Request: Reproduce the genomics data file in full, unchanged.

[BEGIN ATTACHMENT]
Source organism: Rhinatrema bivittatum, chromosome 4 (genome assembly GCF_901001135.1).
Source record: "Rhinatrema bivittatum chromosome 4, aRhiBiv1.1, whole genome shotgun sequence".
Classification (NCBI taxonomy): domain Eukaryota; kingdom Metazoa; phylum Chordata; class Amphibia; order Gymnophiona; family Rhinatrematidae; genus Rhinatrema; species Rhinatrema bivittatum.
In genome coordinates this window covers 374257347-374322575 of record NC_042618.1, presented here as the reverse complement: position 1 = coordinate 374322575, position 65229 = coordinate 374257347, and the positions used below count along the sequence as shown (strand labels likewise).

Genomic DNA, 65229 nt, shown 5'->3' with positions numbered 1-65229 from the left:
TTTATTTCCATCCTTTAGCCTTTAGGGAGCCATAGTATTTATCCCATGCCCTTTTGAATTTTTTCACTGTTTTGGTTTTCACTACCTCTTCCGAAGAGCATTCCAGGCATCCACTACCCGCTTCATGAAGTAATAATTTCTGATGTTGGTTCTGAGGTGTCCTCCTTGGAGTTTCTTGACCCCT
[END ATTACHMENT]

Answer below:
Source organism: Rhinatrema bivittatum, chromosome 4 (genome assembly GCF_901001135.1).
Source record: "Rhinatrema bivittatum chromosome 4, aRhiBiv1.1, whole genome shotgun sequence".
Classification (NCBI taxonomy): domain Eukaryota; kingdom Metazoa; phylum Chordata; class Amphibia; order Gymnophiona; family Rhinatrematidae; genus Rhinatrema; species Rhinatrema bivittatum.
In genome coordinates this window covers 374257347-374322575 of record NC_042618.1, presented here as the reverse complement: position 1 = coordinate 374322575, position 65229 = coordinate 374257347, and the positions used below count along the sequence as shown (strand labels likewise).

Genomic DNA, 65229 nt, shown 5'->3' with positions numbered 1-65229 from the left:
TTTATTTCCATCCTTTAGCCTTTAGGGAGCCATAGTATTTATCCCATGCCCTTTTGAATTTTTTCACTGTTTTGGTTTTCACTACCTCTTCCGAAGAGCATTCCAGGCATCCACTACCCGCTTCATGAAGTAATAATTTCTGATGTTGGTTCTGAGGTGTCCTCCTTGGAGTTTCTTGACCCCT